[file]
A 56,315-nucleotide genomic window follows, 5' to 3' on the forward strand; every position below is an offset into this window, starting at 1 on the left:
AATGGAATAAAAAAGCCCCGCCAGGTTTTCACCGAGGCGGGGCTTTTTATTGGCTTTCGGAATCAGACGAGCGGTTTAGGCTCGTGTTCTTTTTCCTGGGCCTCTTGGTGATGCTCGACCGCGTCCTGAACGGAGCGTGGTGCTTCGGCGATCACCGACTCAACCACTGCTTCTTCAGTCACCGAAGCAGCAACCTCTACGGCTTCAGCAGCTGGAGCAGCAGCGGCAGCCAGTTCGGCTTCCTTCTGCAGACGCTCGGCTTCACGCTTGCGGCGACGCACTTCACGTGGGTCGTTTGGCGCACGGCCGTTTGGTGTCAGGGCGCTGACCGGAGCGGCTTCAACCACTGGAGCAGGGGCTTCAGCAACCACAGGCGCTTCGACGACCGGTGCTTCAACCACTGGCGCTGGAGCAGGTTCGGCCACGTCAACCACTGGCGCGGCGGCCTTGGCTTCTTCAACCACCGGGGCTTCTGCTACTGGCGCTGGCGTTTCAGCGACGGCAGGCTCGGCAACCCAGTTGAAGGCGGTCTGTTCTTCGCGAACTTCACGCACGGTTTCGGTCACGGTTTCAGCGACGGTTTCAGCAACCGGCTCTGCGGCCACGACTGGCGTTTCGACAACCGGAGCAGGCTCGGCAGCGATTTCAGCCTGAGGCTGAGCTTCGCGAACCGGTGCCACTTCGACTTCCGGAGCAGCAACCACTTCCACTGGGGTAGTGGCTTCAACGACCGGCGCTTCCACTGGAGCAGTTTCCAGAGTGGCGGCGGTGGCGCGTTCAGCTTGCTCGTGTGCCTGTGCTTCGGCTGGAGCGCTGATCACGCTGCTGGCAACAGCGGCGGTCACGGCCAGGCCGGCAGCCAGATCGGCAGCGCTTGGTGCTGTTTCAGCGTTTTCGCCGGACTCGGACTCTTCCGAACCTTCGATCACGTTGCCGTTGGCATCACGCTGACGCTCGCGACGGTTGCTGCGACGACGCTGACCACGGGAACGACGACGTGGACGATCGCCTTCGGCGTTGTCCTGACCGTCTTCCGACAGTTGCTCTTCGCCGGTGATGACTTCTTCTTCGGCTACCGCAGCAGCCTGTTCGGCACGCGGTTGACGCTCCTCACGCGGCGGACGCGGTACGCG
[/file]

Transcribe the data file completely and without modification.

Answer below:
A 56,315-nucleotide genomic window follows, 5' to 3' on the forward strand; every position below is an offset into this window, starting at 1 on the left:
AATGGAATAAAAAAGCCCCGCCAGGTTTTCACCGAGGCGGGGCTTTTTATTGGCTTTCGGAATCAGACGAGCGGTTTAGGCTCGTGTTCTTTTTCCTGGGCCTCTTGGTGATGCTCGACCGCGTCCTGAACGGAGCGTGGTGCTTCGGCGATCACCGACTCAACCACTGCTTCTTCAGTCACCGAAGCAGCAACCTCTACGGCTTCAGCAGCTGGAGCAGCAGCGGCAGCCAGTTCGGCTTCCTTCTGCAGACGCTCGGCTTCACGCTTGCGGCGACGCACTTCACGTGGGTCGTTTGGCGCACGGCCGTTTGGTGTCAGGGCGCTGACCGGAGCGGCTTCAACCACTGGAGCAGGGGCTTCAGCAACCACAGGCGCTTCGACGACCGGTGCTTCAACCACTGGCGCTGGAGCAGGTTCGGCCACGTCAACCACTGGCGCGGCGGCCTTGGCTTCTTCAACCACCGGGGCTTCTGCTACTGGCGCTGGCGTTTCAGCGACGGCAGGCTCGGCAACCCAGTTGAAGGCGGTCTGTTCTTCGCGAACTTCACGCACGGTTTCGGTCACGGTTTCAGCGACGGTTTCAGCAACCGGCTCTGCGGCCACGACTGGCGTTTCGACAACCGGAGCAGGCTCGGCAGCGATTTCAGCCTGAGGCTGAGCTTCGCGAACCGGTGCCACTTCGACTTCCGGAGCAGCAACCACTTCCACTGGGGTAGTGGCTTCAACGACCGGCGCTTCCACTGGAGCAGTTTCCAGAGTGGCGGCGGTGGCGCGTTCAGCTTGCTCGTGTGCCTGTGCTTCGGCTGGAGCGCTGATCACGCTGCTGGCAACAGCGGCGGTCACGGCCAGGCCGGCAGCCAGATCGGCAGCGCTTGGTGCTGTTTCAGCGTTTTCGCCGGACTCGGACTCTTCCGAACCTTCGATCACGTTGCCGTTGGCATCACGCTGACGCTCGCGACGGTTGCTGCGACGACGCTGACCACGGGAACGACGACGTGGACGATCGCCTTCGGCGTTGTCCTGACCGTCTTCCGACAGTTGCTCTTCGCCGGTGATGACTTCTTCTTCGGCTACCGCAGCAGCCTGTTCGGCACGCGGTTGACGCTCCTCACGCGGCGGACGCGGTACGCG